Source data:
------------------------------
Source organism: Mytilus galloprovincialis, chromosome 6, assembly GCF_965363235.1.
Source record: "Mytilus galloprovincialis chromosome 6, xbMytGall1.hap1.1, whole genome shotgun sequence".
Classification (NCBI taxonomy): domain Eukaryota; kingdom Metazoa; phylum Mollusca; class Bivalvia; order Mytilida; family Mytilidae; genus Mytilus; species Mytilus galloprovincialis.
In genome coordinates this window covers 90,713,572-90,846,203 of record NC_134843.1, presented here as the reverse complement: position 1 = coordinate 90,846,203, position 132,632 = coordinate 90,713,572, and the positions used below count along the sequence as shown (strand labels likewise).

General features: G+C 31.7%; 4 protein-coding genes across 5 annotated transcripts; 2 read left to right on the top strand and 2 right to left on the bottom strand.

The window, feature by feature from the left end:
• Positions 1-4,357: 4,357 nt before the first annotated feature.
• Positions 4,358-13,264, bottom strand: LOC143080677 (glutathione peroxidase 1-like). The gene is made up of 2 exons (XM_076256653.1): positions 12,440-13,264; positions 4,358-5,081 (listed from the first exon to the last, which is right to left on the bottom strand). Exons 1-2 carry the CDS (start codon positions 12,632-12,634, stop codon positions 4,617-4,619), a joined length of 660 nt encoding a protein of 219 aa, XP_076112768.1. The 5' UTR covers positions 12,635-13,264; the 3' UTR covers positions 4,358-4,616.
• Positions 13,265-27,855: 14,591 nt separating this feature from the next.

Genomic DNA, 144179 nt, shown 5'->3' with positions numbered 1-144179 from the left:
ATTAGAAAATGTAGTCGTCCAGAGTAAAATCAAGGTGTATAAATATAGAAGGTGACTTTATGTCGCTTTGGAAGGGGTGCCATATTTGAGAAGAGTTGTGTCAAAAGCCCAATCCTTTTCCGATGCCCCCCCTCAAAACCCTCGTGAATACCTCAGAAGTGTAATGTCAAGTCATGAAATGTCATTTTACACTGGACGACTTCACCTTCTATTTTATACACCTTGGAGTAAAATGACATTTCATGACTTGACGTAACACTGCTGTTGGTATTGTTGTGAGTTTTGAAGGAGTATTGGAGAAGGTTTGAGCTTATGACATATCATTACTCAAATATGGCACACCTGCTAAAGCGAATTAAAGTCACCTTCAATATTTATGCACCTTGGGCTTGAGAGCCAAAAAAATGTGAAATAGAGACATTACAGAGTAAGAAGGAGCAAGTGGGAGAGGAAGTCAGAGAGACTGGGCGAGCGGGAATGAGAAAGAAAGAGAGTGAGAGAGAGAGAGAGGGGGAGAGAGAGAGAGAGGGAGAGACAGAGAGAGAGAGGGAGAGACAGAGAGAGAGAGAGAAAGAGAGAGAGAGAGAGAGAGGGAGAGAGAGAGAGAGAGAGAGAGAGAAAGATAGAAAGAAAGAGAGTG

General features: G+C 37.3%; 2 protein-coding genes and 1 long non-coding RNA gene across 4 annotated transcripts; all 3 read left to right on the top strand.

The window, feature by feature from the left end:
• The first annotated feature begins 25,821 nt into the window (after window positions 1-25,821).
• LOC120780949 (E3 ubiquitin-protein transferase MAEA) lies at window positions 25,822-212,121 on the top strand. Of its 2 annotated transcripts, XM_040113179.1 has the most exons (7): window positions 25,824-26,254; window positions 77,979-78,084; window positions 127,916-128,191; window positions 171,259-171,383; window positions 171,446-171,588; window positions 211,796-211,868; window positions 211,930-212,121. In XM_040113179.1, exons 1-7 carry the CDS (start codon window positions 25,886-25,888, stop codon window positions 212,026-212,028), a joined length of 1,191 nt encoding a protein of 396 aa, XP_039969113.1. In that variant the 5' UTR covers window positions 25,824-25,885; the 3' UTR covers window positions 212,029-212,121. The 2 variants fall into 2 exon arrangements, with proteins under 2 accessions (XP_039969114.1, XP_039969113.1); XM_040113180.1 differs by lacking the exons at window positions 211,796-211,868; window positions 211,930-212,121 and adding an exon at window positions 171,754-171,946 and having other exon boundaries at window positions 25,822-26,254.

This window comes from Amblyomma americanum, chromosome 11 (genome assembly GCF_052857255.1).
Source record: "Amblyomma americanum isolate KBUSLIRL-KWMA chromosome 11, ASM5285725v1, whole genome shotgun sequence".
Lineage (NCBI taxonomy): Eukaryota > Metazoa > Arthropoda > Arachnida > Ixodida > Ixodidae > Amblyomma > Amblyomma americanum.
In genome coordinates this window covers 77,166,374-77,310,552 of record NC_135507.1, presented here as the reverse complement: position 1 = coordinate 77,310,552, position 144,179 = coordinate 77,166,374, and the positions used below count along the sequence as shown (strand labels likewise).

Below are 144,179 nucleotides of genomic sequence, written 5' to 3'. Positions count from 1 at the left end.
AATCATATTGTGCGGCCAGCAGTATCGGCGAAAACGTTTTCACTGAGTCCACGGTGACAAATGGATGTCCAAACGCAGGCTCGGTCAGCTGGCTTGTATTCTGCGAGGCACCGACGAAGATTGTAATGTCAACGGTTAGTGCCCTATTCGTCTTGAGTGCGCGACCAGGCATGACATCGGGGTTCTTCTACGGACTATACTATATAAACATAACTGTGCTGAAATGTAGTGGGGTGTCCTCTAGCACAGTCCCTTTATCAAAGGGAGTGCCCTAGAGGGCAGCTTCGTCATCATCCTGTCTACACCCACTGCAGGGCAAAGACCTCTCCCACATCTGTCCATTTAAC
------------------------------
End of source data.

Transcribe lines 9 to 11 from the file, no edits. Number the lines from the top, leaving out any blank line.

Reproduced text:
• Positions 13,265-27,855: 14,591 nt separating this feature from the next.

Genomic DNA, 144179 nt, shown 5'->3' with positions numbered 1-144179 from the left:
ATTAGAAAATGTAGTCGTCCAGAGTAAAATCAAGGTGTATAAATATAGAAGGTGACTTTATGTCGCTTTGGAAGGGGTGCCATATTTGAGAAGAGTTGTGTCAAAAGCCCAATCCTTTTCCGATGCCCCCCCTCAAAACCCTCGTGAATACCTCAGAAGTGTAATGTCAAGTCATGAAATGTCATTTTACACTGGACGACTTCACCTTCTATTTTATACACCTTGGAGTAAAATGACATTTCATGACTTGACGTAACACTGCTGTTGGTATTGTTGTGAGTTTTGAAGGAGTATTGGAGAAGGTTTGAGCTTATGACATATCATTACTCAAATATGGCACACCTGCTAAAGCGAATTAAAGTCACCTTCAATATTTATGCACCTTGGGCTTGAGAGCCAAAAAAATGTGAAATAGAGACATTACAGAGTAAGAAGGAGCAAGTGGGAGAGGAAGTCAGAGAGACTGGGCGAGCGGGAATGAGAAAGAAAGAGAGTGAGAGAGAGAGAGAGGGGGAGAGAGAGAGAGAGGGAGAGACAGAGAGAGAGAGGGAGAGACAGAGAGAGAGAGAGAAAGAGAGAGAGAGAGAGAGAGGGAGAGAGAGAGAGAGAGAGAGAGAGAAAGATAGAAAGAAAGAGAGTG